Kirbie's Cravings

Persimmon Cookies

When persimmons are in season during the fall and winter I like to use them to make baked treats like these persimmon cookies. Learn more about persimmons and how you can use them to make these easy cookies.

close-up photo of persimmons

I’ve experimented with persimmons over the last year and made a persimmon bread that I really liked and so I thought I might make persimmon cookies. My mom really loves persimmons – so much, in fact, that she planted her own persimmon trees in her backyard. Unfortunately, she planted the wrong kind. So, before I get into these cookies, I think it’s a good idea to clear up the confusion around persimmons.

Persimmon Fruit

They may not look like it, but persimmons are actually berries that grow on trees. Persimmons are in season from October to February.

photo of fresh persimmons

There are two main types of persimmons: astringent and non-astringent.  The most common astringent kind that I’ve seen at supermarkets is Hachiya.  The most common type of non-astringent I’ve seen available for purchase is Fuyu.

The Fuyu (one on the left) looks like a tomato and is much flatter in shape. These can be eaten while still hard and crunchy.  The Hachiya (one of the right) has a long acorn shape.  They are not supposed to be eaten until they turn soft.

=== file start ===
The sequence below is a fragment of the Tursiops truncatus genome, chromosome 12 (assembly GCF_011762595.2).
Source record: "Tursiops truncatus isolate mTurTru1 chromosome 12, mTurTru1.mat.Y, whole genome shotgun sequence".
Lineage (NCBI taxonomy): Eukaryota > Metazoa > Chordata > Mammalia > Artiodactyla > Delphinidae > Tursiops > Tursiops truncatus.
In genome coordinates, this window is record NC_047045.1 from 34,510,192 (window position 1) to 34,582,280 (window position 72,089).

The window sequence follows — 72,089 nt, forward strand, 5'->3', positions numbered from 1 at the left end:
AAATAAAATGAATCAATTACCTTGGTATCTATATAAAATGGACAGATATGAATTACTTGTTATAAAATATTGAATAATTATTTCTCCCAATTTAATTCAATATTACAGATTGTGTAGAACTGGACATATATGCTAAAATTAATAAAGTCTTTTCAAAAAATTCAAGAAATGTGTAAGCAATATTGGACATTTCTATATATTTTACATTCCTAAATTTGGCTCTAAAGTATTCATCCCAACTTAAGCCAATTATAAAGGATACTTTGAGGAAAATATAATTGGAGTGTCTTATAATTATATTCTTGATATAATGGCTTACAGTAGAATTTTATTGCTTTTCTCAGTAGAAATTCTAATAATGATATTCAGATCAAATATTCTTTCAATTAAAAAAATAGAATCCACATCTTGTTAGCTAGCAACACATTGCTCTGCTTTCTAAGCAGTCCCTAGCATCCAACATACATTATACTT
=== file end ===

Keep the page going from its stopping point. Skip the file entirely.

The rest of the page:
My family enjoys the Fuyu ones, but my mom accidentally planted a Hachiya tree. As a result, every year her large persimmon tree bears hundreds of Hachiya persimmons and she is the only person who will eat them.

The rest of my family won’t touch them so I decided to use them to make baked goods like these cookies. While my family won’t eat the fruit directly from the tree they have no problem eating the baked treats I make with the ripe Hachiya persimmons. They work really well in cookies and I’ve also used them to make persimmon cake.

photo of a plate of cookies


  • All-purpose flour
  • Baking soda
  • Ground cinnamon, cloves, and nutmeg
  • Salt
  • Butter
  • Sugar
  • Egg
  • Pureed persimmon
  • Chopped walnuts

Recipe Steps

Whisk the flour, baking soda, spices, and salt in a medium bowl. In a large bowl, cream the butter with the sugar. Add the egg and mix. Add the spices and puree and mix again until smooth.

Add the dry ingredients to the butter mixture and stir to combine. Stir in the nuts and then drop the dough by the tablespoon onto a baking sheet. Space them two inches apart.

Bake the cookies for 10 minutes at 350°F.

Persimmon Cookies: Texture, Color, and Flavor